# Re: st: RRR with CI from logit model

 From Michael Ingre To statalist@hsphsun2.harvard.edu Subject Re: st: RRR with CI from logit model Date Tue, 2 Nov 2004 12:46:58 +0100

```On 2004-11-02, at 11.35, Ronán Conroy wrote:
```
Take a step back here. Have you *graphed* your outcome against your predictor variable?
Thanks for your advice. Yes I have graphed it. And there is a squared component that kicks in at about 7 on the scale were probabilities starts to rise dramatically. The graphed probabilities looks fine and are according to theory.

The problem is the standard errors in the predicted RRR using -nlcom-. There seem to be a paradoxical relation here: the more extreme the RRR the LESS significant they are.

The paradox described above can be found in auto.dta also. Consider a logit model where the probability of a car being foreign is modelled as a function of length. Length is negatively associated with foreign (-.0797353). Using -nlcom- a significant (p<.001) ratio of 1.3 between the predicted probabilities are fond for length=1 vs length=10. When length=1 is compared to length=100 the ratio increase to 764 but is no longer significant (p=.606). Code is listed below:

sysuse auto
logit foreign length

// RRR for length=1 vs length=10
nlcom (exp(1 * _b[length] + _cons) / (1+ exp(1 * _b[length] + _cons))) / ///
(exp(10 * _b[length] + _cons) / (1+ exp(10 * _b[length] + _cons))) //

// RRR for length=1 vs length=100
nlcom (exp(1 * _b[length] + _cons) / (1+ exp(1 * _b[length] + _cons))) / ///
(exp(100 * _b[length] + _cons) / (1+ exp(100 * _b[length] + _cons))) //

I might be doing something I shouldn't and I'm happy for any advice on how to calculate RRRs with CI from the logit model above using auto.dta.

Michael

On 2004-11-02, at 11.35, Ronán Conroy wrote:

```Michael Ingre wrote:

```
A follow up on statistical power.

I have calculated a few RRRs and an interesting pattern is emerging. Extreme comparisons give insignificant p-values but others don't.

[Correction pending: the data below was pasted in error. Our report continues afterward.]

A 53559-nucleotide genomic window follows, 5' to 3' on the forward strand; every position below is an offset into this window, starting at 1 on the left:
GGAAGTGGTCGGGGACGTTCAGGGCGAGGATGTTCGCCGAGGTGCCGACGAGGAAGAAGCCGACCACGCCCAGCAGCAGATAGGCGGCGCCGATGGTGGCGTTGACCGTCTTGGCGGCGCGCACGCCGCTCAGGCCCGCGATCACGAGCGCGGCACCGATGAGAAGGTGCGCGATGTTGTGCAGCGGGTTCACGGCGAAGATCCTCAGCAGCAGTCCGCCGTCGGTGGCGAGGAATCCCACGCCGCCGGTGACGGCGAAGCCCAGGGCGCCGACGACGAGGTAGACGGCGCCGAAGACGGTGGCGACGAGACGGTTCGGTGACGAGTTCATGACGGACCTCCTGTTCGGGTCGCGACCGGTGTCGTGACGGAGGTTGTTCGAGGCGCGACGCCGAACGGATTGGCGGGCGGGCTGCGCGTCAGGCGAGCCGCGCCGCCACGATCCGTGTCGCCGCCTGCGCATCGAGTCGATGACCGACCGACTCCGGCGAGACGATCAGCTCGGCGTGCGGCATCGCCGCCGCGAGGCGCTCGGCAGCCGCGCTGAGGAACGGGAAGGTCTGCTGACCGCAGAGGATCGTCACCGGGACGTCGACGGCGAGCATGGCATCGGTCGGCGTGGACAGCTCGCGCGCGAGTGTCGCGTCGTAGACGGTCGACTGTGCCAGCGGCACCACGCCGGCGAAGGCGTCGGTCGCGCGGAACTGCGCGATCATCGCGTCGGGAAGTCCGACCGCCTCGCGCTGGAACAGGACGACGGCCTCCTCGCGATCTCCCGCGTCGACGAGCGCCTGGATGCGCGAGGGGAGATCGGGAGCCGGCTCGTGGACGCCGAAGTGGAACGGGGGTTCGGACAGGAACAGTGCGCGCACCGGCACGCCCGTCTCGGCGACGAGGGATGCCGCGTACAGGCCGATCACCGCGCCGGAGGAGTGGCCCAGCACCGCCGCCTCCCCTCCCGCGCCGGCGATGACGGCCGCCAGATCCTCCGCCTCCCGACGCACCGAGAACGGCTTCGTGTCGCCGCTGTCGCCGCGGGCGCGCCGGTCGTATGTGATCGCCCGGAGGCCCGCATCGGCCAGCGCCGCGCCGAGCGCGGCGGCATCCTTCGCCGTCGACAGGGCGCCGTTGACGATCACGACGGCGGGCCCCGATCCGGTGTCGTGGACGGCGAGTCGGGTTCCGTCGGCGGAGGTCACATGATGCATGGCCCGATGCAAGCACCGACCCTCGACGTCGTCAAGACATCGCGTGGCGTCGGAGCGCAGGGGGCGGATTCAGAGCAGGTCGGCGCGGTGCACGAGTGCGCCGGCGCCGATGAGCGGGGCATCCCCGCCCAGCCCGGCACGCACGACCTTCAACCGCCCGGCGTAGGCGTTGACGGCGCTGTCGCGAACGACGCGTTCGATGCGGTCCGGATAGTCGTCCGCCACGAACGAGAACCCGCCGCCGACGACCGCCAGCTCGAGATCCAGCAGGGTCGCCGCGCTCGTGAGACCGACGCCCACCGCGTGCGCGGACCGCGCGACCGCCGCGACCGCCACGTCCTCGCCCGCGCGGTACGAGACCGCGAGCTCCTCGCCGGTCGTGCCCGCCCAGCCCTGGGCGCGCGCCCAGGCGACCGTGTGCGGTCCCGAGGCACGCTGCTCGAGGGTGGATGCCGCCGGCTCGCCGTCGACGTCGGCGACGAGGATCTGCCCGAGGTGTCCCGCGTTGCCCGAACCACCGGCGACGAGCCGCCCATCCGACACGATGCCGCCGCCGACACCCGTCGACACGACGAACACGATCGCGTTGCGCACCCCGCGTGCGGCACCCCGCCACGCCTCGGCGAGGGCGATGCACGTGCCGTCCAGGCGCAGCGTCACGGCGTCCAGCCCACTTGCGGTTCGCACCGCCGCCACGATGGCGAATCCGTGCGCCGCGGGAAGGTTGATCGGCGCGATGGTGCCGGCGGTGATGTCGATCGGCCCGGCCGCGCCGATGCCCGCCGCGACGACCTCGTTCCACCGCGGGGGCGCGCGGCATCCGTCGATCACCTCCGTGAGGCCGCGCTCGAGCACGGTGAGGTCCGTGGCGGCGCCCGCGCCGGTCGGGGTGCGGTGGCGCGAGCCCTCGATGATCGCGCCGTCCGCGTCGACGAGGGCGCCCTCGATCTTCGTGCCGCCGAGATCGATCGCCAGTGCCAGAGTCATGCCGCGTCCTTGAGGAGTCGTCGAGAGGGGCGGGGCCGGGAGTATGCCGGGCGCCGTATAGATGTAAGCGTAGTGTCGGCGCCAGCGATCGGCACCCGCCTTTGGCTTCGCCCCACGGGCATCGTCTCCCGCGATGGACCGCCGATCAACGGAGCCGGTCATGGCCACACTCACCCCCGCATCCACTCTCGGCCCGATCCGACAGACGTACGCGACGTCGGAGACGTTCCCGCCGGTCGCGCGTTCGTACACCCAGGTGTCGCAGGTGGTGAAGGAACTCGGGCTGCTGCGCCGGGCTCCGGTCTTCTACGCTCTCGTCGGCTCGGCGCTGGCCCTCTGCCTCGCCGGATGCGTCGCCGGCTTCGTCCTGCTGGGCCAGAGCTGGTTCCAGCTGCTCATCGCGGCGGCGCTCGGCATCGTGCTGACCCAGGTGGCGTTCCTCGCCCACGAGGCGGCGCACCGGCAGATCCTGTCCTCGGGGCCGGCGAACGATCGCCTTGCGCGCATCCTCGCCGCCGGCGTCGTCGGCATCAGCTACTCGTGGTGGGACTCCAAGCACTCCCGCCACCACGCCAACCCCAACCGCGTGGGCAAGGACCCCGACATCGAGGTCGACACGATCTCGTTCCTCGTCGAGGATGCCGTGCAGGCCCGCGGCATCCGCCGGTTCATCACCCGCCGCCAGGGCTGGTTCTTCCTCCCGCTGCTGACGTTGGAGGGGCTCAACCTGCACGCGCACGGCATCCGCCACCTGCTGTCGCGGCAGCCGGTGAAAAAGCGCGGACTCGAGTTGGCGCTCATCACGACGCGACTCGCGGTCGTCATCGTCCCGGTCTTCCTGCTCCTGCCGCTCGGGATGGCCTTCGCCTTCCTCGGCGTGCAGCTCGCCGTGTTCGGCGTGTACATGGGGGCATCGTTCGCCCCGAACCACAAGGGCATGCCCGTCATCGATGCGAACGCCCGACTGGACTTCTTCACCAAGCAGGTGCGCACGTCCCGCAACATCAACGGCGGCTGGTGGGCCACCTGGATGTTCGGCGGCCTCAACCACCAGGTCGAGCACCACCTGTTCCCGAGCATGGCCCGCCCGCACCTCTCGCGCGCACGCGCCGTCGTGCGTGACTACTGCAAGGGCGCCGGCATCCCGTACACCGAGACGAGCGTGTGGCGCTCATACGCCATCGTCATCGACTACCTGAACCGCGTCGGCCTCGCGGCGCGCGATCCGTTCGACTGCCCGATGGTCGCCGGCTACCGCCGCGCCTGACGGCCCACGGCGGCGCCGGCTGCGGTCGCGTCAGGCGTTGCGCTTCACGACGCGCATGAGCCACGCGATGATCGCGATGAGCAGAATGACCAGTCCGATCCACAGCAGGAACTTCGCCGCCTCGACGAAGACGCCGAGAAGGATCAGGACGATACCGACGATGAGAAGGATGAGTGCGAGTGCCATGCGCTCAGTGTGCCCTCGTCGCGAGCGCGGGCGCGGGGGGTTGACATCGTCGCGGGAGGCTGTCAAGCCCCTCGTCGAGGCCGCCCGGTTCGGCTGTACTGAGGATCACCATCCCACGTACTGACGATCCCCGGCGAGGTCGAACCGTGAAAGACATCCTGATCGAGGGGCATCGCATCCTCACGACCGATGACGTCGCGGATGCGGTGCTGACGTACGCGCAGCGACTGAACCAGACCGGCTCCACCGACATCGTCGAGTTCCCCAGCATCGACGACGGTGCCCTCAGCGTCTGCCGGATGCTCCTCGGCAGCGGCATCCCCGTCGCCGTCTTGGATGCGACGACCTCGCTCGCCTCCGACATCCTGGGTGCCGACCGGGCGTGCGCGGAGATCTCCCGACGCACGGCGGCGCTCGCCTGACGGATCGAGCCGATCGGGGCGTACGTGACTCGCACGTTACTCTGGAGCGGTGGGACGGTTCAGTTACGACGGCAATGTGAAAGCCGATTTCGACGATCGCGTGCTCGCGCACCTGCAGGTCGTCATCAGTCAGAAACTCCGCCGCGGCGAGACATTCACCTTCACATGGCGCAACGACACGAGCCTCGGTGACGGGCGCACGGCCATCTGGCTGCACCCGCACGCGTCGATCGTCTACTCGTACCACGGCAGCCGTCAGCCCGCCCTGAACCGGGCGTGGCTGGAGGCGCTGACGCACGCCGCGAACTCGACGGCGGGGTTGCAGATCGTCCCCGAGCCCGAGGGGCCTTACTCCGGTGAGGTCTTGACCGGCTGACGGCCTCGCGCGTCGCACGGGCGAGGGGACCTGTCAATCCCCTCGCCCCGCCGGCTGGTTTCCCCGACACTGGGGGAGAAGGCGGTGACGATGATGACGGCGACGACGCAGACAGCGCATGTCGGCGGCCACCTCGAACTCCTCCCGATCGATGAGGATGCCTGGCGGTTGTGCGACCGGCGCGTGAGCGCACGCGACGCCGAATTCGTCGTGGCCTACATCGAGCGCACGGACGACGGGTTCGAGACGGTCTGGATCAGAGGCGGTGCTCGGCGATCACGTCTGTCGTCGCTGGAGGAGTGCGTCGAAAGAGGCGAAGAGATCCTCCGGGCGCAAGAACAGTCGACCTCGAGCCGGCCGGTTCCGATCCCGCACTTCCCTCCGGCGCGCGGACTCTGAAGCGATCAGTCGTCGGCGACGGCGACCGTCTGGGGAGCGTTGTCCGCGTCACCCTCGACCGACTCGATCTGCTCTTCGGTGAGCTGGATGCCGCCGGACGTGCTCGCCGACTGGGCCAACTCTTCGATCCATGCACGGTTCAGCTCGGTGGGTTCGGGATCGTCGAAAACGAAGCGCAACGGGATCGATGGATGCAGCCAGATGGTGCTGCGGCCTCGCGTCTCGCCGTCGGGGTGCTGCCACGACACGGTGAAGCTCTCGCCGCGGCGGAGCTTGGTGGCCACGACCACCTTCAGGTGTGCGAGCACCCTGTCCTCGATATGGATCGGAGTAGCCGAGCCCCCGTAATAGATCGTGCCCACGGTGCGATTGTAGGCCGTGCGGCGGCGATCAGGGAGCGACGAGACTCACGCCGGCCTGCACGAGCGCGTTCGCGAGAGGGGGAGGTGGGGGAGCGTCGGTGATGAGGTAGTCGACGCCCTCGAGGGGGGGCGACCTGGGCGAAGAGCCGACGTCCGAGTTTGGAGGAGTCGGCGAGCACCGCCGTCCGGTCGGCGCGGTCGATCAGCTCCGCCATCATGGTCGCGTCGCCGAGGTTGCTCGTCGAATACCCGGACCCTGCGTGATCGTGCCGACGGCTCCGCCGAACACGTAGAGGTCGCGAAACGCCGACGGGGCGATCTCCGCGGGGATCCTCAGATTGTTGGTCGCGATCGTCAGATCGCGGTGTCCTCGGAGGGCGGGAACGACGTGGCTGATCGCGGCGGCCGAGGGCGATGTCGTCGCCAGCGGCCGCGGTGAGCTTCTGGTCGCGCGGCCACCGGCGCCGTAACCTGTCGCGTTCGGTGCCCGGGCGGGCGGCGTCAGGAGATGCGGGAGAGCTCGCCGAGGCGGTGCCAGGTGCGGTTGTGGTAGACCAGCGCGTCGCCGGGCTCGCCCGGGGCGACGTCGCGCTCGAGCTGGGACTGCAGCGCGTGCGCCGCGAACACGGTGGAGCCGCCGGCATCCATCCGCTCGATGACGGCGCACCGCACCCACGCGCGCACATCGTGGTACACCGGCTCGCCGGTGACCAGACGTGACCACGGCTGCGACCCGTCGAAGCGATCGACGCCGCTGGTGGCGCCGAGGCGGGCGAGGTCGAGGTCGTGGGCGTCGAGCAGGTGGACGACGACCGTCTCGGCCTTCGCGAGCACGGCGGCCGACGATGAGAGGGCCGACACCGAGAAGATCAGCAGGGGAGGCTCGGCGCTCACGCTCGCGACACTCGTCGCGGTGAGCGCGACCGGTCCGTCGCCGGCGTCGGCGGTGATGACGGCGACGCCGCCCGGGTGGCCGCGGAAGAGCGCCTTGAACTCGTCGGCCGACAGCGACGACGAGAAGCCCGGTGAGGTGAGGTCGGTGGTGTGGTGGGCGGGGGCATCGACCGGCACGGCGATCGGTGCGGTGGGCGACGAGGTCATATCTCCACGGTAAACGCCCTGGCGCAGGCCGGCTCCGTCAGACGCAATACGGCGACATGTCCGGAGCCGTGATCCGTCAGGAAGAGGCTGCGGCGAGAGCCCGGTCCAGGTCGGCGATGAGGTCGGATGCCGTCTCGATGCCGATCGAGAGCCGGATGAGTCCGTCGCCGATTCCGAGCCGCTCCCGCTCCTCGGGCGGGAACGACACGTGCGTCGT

RRR for 9.5 vs 1, p=.669
RRR for 9.5 vs 9, p=.030
RRR for 2 vs 1, p=.049

Predicted absolute probabilities are: 9.5=.33 , 9=.14, 2=.000020 & 1=.000015

What is going on here? Am I doing something wrong? I appreciate any suggestion because this makes no sense to me.
Take a step back here. Have you *graphed* your outcome against your predictor variable? Use a smoother to have a look at the shape of the relationship. I sometimes use -autosmoo-, but usually do this sort of thing in JMP, where you can vary the smoothness of a spline interactively. It is handy to know if there is a threshold effect (above a critical value, risk begins to rise) or even a 'normal region' phenomenon, whereby risk is lowest in some normal region, and rises at the high and low extremes (weight and health is a classic example).
You may also be the victim of small numbers in some of the categories.

But relative risk ratios are a way of measuring a phenomenon. The first thing to do is to inspect the phenomenon personally, using the Mk I intra-ocular traumatic test.

Ronan M Conroy (rconroy@rcsi.ie) Senior Lecturer in Biostatistics Royal College of Surgeons Dublin 2, Ireland +353 1 402 2431 (fax 2764) -------------------- Just say no to drug reps http://www.nofreelunch.org/

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```------------------------------------------------
Michael Ingre , PhD student & Research Associate
Department of Psychology, Stockholm University &
National Institute for Psychosocial Medicine IPM
Box 230, 171 77 Stockholm, Sweden

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